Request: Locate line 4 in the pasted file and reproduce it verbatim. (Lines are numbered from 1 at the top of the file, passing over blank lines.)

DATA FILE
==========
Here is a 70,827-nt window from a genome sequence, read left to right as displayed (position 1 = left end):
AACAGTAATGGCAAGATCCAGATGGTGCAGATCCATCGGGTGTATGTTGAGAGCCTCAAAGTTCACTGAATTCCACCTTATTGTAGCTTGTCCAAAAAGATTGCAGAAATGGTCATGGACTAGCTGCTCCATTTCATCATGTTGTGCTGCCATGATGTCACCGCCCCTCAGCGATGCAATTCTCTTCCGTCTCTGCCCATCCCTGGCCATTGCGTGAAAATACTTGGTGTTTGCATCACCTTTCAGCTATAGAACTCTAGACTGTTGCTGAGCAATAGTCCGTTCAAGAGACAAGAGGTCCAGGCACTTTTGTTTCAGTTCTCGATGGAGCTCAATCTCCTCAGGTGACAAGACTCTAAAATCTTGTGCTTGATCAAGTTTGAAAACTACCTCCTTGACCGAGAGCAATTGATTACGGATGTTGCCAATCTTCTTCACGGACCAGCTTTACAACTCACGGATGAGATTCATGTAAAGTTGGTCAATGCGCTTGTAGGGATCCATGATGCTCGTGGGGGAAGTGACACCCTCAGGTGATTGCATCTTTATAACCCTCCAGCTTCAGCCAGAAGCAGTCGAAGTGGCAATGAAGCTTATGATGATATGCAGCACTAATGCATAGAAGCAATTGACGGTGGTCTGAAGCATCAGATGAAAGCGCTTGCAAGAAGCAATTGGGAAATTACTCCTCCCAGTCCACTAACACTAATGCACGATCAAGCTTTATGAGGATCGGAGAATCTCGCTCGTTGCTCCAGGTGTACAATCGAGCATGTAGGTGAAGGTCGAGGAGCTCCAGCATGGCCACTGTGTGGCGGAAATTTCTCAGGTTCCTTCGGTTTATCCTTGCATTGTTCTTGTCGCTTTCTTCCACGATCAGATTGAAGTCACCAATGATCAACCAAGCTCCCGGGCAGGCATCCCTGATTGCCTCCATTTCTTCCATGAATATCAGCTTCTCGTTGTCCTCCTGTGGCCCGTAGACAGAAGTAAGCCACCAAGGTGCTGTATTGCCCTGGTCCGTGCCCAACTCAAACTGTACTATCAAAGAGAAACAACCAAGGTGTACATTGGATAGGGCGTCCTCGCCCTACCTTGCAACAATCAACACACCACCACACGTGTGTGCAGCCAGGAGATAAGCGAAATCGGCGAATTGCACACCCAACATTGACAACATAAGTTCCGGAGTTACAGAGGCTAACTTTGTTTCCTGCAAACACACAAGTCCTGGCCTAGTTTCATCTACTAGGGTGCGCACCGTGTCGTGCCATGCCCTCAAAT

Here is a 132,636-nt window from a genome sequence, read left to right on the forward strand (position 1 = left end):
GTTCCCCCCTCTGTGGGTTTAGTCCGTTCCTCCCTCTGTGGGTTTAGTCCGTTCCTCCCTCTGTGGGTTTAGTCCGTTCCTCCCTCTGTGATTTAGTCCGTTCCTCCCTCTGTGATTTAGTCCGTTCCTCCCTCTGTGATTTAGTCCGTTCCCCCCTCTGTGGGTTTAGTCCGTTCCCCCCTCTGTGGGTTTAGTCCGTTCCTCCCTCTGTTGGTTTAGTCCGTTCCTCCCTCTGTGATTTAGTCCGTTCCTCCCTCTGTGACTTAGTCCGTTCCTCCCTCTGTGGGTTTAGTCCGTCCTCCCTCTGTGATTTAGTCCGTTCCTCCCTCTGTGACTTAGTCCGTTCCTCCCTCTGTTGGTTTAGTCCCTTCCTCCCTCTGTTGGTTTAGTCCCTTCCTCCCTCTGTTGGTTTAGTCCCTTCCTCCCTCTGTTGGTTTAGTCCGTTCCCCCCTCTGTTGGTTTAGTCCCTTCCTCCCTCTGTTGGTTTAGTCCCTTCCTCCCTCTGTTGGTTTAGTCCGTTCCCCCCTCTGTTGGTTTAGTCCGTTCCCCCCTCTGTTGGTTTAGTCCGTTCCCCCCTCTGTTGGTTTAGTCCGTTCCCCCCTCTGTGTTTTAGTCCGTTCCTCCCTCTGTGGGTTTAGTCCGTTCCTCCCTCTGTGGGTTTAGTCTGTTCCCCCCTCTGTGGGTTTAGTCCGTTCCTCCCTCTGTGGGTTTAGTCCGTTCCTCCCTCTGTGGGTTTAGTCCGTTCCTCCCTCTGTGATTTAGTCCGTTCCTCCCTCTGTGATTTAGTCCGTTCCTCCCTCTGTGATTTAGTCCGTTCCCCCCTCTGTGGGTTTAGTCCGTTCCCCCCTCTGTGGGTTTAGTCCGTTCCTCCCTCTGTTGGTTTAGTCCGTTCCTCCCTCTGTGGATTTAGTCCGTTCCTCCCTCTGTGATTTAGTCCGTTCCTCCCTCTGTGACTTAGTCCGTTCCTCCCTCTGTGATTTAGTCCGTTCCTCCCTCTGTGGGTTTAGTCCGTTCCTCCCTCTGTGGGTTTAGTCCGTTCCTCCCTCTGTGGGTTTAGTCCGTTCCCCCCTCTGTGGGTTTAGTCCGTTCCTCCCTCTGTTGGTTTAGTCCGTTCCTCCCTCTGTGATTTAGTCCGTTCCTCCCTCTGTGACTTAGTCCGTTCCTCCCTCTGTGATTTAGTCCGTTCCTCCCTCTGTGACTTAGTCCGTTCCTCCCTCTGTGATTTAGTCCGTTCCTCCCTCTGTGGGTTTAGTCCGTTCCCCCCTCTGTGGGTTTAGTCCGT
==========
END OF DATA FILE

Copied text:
GTTCCCCCCTCTGTGGGTTTAGTCCGTTCCTCCCTCTGTGGGTTTAGTCCGTTCCTCCCTCTGTGGGTTTAGTCCGTTCCTCCCTCTGTGATTTAGTCCGTTCCTCCCTCTGTGATTTAGTCCGTTCCTCCCTCTGTGATTTAGTCCGTTCCCCCCTCTGTGGGTTTAGTCCGTTCCCCCCTCTGTGGGTTTAGTCCGTTCCTCCCTCTGTTGGTTTAGTCCGTTCCTCCCTCTGTGATTTAGTCCGTTCCTCCCTCTGTGACTTAGTCCGTTCCTCCCTCTGTGGGTTTAGTCCGTCCTCCCTCTGTGATTTAGTCCGTTCCTCCCTCTGTGACTTAGTCCGTTCCTCCCTCTGTTGGTTTAGTCCCTTCCTCCCTCTGTTGGTTTAGTCCCTTCCTCCCTCTGTTGGTTTAGTCCCTTCCTCCCTCTGTTGGTTTAGTCCGTTCCCCCCTCTGTTGGTTTAGTCCCTTCCTCCCTCTGTTGGTTTAGTCCCTTCCTCCCTCTGTTGGTTTAGTCCGTTCCCCCCTCTGTTGGTTTAGTCCGTTCCCCCCTCTGTTGGTTTAGTCCGTTCCCCCCTCTGTTGGTTTAGTCCGTTCCCCCCTCTGTGTTTTAGTCCGTTCCTCCCTCTGTGGGTTTAGTCCGTTCCTCCCTCTGTGGGTTTAGTCTGTTCCCCCCTCTGTGGGTTTAGTCCGTTCCTCCCTCTGTGGGTTTAGTCCGTTCCTCCCTCTGTGGGTTTAGTCCGTTCCTCCCTCTGTGATTTAGTCCGTTCCTCCCTCTGTGATTTAGTCCGTTCCTCCCTCTGTGATTTAGTCCGTTCCCCCCTCTGTGGGTTTAGTCCGTTCCCCCCTCTGTGGGTTTAGTCCGTTCCTCCCTCTGTTGGTTTAGTCCGTTCCTCCCTCTGTGGATTTAGTCCGTTCCTCCCTCTGTGATTTAGTCCGTTCCTCCCTCTGTGACTTAGTCCGTTCCTCCCTCTGTGATTTAGTCCGTTCCTCCCTCTGTGGGTTTAGTCCGTTCCTCCCTCTGTGGGTTTAGTCCGTTCCTCCCTCTGTGGGTTTAGTCCGTTCCCCCCTCTGTGGGTTTAGTCCGTTCCTCCCTCTGTTGGTTTAGTCCGTTCCTCCCTCTGTGATTTAGTCCGTTCCTCCCTCTGTGACTTAGTCCGTTCCTCCCTCTGTGATTTAGTCCGTTCCTCCCTCTGTGACTTAGTCCGTTCCTCCCTCTGTGATTTAGTCCGTTCCTCCCTCTGTGGGTTTAGTCCGTTCCCCCCTCTGTGGGTTTAGTCCGT